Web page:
Messi and Ronaldo appear poised for a final chance at FIFA World Cup success.

Messi and Ronaldo appear poised for a final chance at FIFA World Cup success.

The two best football players of their generation—and, in many people’s eyes, the two best of all time—will likely compete in one final shootout at the World Cup.

There is no doubt that Lionel Messi and Cristiano Ronaldo have one final opportunity to take home the championship trophy at this year’s event in Qatar. It is unlikely that either will be alive for the following tournament in 2026 when Messi would be 39 and Ronaldo will be 41, despite their own extraordinary endurance.

Pele and Diego Maradona acquired their reputations from their accomplishments on this stage, making them possibly the only two players who can still challenge Messi and Ronaldo for supremacy in history.

Pele won the trophy three times with Brazil, and Maradona led Argentina to victory in 1986. Maradona’s performance created a lasting impression on the competition.

Despite their brilliance, Messi of Argentina and Ronaldo of Portugal have not yet surpassed the two players they have dedicated their entire careers to outdoing.

Their illustrious careers, during which they have shared 12 Ballon d’Or trophies, nine Champions League titles, 18 league titles, and several other honours, are now coming to an end. However, adding the World Cup at a time when both players’ abilities are waning would be the pinnacle.

Recently, Messi has talked with the resignation of a guy who has realised his limitations.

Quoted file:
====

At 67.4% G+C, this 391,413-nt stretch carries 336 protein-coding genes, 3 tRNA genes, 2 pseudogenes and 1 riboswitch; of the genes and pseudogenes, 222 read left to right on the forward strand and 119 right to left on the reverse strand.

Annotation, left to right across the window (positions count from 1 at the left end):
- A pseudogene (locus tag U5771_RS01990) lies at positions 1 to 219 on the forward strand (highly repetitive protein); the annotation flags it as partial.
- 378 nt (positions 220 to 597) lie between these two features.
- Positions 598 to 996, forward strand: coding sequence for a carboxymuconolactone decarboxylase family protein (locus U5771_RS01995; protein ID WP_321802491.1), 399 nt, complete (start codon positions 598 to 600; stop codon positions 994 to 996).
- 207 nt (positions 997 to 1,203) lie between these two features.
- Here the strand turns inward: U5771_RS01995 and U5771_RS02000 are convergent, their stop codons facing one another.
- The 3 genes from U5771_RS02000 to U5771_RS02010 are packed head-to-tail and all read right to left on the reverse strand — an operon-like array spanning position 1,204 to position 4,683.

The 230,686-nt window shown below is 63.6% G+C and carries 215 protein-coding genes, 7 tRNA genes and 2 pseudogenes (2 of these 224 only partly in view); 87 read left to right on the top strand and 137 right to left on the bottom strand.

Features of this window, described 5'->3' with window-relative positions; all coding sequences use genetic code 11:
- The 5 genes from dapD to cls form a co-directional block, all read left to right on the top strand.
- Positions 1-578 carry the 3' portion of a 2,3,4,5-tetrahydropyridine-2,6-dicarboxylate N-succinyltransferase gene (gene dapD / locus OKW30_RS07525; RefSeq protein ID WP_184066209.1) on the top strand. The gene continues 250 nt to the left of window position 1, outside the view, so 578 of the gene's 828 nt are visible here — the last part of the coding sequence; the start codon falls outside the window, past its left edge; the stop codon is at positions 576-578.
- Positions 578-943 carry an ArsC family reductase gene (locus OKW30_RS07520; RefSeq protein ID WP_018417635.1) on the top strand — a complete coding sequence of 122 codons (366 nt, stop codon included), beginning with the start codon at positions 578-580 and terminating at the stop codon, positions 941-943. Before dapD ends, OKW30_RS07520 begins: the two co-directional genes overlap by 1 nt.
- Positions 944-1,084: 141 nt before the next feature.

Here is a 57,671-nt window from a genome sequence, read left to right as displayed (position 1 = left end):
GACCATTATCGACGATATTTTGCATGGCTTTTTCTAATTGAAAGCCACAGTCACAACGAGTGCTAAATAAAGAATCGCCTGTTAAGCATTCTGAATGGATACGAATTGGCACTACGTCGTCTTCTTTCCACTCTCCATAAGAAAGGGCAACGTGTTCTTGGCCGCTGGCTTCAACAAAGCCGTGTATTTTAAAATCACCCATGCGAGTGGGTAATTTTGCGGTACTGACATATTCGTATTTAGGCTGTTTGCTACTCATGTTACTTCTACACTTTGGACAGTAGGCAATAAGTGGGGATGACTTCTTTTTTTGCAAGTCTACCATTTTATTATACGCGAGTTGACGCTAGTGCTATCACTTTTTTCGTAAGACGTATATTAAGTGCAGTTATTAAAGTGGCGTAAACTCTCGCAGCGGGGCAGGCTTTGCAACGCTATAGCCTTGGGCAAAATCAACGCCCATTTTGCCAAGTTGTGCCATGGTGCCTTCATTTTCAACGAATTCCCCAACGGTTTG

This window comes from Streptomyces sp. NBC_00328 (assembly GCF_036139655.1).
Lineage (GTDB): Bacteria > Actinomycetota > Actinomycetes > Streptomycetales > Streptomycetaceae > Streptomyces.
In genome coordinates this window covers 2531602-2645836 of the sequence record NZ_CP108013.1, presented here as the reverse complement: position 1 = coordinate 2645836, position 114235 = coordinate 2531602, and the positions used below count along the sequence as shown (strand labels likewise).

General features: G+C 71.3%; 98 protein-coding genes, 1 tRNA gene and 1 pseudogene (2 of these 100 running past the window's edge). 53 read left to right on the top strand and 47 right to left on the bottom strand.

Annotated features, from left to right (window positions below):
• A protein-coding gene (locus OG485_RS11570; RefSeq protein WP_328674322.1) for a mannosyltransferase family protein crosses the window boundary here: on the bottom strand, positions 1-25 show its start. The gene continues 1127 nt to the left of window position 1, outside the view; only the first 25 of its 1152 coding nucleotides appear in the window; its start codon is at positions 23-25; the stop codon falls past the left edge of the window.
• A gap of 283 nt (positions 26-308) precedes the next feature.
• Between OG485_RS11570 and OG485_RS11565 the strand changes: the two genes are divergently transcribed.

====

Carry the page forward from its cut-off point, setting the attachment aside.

Messi, Ronaldo leave World Cup without elusive crown | CBC Sports

In October, the Argentine said to DirectTV, “I’m happy to be able to participate in this World Cup at 35 years of age. “We’ll see what could happen with my career after this World Cup,” he said.

In the meantime, Ronaldo’s career is in tatters as he travels to Qatar after failing to land a transfer away from Manchester United and being benched by manager Erik ten Hag. He was penalised last month for refusing to play as a substitute against Tottenham by being left off the roster and forced to practise separately from the first team.

It’s impossible to say at this time whether he will be psychologically or physically fit for the World Cup.

A player who consistently raises the bar even in the latter stages of his career cannot be ruled out, either. His 700th club goal of his career was just scored.

Messi currently seems to be ahead of the other top competitors. Despite the fact that he hasn’t exactly replicated his best years at Barcelona since joining Paris Saint-Germain, he is proving to be more influential in his second season in France and the goals are once again coming in.

Given how well they have taken care of their bodies, they are both able to compete at the World Cup.

Former England physiotherapist Dave Hancock, who later served as the New York Knicks’ director of training and performance and is currently the CEO of the sports data management software Apollo, thinks that American athletes have set the example for football players to follow.

Hancock said to The Associated Press, “You see that in a lot of American sports.” “Looking after people like Kevin Durant and Saquon Barkley privately, I’ve seen that throughout the years.

Tom Brady, who you can see is 45 years old. He has a separate guy. They are surrounded by a team, so they understand that the longer they play, the more money they will make.



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